first_imgAUGUSTA, Ga. – There was a party at Augusta National Golf Club on Wednesday evening before this week’s Masters began. It took place on the back lawn, right behind the clubhouse, not far from the first tee. The scene wasn’t considered overly formal, but – like most parties around here – it featured plenty of green jackets. Really, this was a party for the club’s membership to get reacquainted with one another on the eve of its annual crown jewel. Officials from other golf organizations and a few titans of industry hobnobbed, too. Hors d’oeuvres and cocktails were served. It was a festive little celebration underneath the fading sun, a warm breeze greeting all attendees. Competitors in the tournament were also invited – and those two dozen competing for the first time were especially encouraged to attend. There might have been a few present, but one source reported seeing only one of the 97 players who are here this week. That player was Jordan Spieth – and his plus-one was his mom. “He was allowed to invite one guest,” Chris Spieth said. “I think it was kind of special that he picked me.” The story could end here and it would still provide terrific insight into the 20-year-old as a person. Scoring for the 78th Masters Tournament Masters Tournament: Articles, videos and photos But it wouldn’t explain how a guy who tried to hide his ear-to-ear smile walking off the first tee Thursday morning is tied for the lead entering Sunday’s final round. It wouldn’t explain how he’s opened with three under-par scores in his first three competitive rounds on this course. It wouldn’t explain how he could be on the verge of eclipsing Tiger Woods as the youngest Masters champion in history. No, for that answer, we must look deeper into this party. Hardly intimidated by the scene, Spieth walked around the hallowed turf and politely shook hands with everyone he met, referring to them as sir or ma’am, just like he always does. At one point, he locked eyes with Jack Nicklaus, who was holding court with a USGA official. They’d only briefly met before, but the six-time Masters champion waved him over and they spoke for a few minutes. Well, not really. Nicklaus spoke. Spieth listened. “Obviously, a guy with six green jackets could have some advice,” Spieth later explained. “He told me that from the middle of these greens, there’s no difficult par.” It would be shortsighted to suggest that their brief conversation alone has lifted Spieth to his current position on the leaderboard. After all, he’s also received immeasurable advice from fellow University of Texas product Ben Crenshaw, himself a two-time Masters champion. And even at his young age, he’s shown enough talent to win a PGA Tour title, compete in the Presidents Cup and rise to 13th in the world ranking. The guidance from Nicklaus would have been meaningless if the talent level didn’t already exist. Through three rounds, though, it’s obvious that this counsel has had a profound effect on the way Spieth has approached this course. Normally an aggressive player, he’s dialed it back to aim for fewer flagsticks in favor of the center of more greens. “Definitely, yeah, compared to normal,” he affirmed. “I’ve never picked so many targets at the middle of the greens when I’ve see the pins on the side and committed to it. “I’m like, well, I want to go at the pin. But you can’t do it here. I have a lot of respect for this golf course.” His ball-striking abilities are gaining the respect of everybody watching, too. Spieth is tied for the tournament lead, hitting 75.93 percent of all greens in regulation. During the third round – a day on which he’s often struggled in the past – he hit 13 of 18 greens, good for third place in the field and a second straight score of 2-under 70. Meanwhile, the man who dispensed such valuable words has been watching. Nicklaus owns six green jackets, but he’s similarly piling up an impressive record of advising Masters champions. Both Trevor Immelman (2008) and Charl Schwartzel (2011) sought his advice prior to their victories. He knows Spieth could keep that every-three-years streak intact. “He seems like a genuinely nice young man,” Nicklaus told “Jordan is obviously a very good player. He seems to have a good head on his shoulders. He’s very mature for a 20-year-old.” That maturity level hasn’t just gotten him into uncharted territory for someone below the legal drinking age. It hasn’t just elevated him to amongst the game’s elite. It hasn’t just placed him on the cusp of becoming the youngest major champion in over a century. It is because of Spieth’s maturity that when he met Nicklaus this week, he said almost nothing. He just listened. “It was really cool getting to talk with him for a few minutes,” Spieth said. “Just being in his presence, knowing he’s the all-time leading major winner and get what I could out of him.” It is also really cool that a discussion on the back lawn at Augusta National on Wednesday evening between a six-time Masters champion and a first-time competitor has become so important. It will be even cooler if it leads to history.last_img read more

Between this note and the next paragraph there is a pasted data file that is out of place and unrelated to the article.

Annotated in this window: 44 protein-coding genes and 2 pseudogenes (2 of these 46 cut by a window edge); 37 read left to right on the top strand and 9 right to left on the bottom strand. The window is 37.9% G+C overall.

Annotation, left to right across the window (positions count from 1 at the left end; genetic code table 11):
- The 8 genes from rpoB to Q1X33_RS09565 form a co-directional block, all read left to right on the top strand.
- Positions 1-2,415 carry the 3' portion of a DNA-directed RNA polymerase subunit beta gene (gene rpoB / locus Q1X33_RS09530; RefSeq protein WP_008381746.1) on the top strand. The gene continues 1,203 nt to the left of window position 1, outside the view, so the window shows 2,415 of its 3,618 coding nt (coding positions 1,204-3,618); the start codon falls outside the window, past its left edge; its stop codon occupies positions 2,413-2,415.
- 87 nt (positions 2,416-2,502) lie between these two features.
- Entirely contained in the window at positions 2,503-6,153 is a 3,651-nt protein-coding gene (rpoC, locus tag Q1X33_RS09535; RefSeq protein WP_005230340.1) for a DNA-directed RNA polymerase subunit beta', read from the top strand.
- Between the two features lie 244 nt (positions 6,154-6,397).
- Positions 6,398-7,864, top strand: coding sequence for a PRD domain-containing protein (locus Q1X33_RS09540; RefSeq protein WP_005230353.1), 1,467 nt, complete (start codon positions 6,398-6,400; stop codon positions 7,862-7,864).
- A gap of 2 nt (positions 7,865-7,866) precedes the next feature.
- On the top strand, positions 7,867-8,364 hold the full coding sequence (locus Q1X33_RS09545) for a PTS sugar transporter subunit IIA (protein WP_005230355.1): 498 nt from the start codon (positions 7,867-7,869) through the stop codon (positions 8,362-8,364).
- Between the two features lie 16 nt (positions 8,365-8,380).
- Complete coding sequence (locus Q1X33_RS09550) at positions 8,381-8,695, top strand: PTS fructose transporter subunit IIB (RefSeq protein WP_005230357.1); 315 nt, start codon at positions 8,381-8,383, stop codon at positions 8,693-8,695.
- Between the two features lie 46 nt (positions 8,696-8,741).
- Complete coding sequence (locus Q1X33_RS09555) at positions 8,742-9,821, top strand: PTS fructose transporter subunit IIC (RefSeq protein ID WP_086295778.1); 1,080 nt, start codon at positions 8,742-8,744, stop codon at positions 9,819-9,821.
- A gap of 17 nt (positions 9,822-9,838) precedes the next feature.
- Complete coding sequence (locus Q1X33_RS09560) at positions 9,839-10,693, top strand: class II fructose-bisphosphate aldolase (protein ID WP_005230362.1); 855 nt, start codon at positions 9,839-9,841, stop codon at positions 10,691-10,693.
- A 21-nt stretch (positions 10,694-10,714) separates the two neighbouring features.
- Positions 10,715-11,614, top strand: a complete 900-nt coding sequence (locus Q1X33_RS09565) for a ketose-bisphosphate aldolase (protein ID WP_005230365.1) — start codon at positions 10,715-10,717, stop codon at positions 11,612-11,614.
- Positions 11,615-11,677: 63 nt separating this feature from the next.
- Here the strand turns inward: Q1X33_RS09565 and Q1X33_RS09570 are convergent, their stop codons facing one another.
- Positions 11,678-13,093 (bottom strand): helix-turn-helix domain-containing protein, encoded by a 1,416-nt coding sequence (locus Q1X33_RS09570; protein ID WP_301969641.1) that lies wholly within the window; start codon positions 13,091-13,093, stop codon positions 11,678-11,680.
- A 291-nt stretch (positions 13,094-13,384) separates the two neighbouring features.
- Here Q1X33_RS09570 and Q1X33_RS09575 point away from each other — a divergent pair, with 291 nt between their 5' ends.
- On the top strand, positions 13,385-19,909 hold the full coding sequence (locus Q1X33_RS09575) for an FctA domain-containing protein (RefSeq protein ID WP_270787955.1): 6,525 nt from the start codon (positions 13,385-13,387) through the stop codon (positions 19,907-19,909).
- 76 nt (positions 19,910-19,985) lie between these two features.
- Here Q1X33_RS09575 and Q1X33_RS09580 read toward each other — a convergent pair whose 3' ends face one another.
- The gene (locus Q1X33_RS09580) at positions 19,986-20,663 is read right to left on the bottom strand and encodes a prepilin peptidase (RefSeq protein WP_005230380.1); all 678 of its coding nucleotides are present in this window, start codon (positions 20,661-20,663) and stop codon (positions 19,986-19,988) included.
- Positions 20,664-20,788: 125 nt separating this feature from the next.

Calc takes lead in Regions Tradition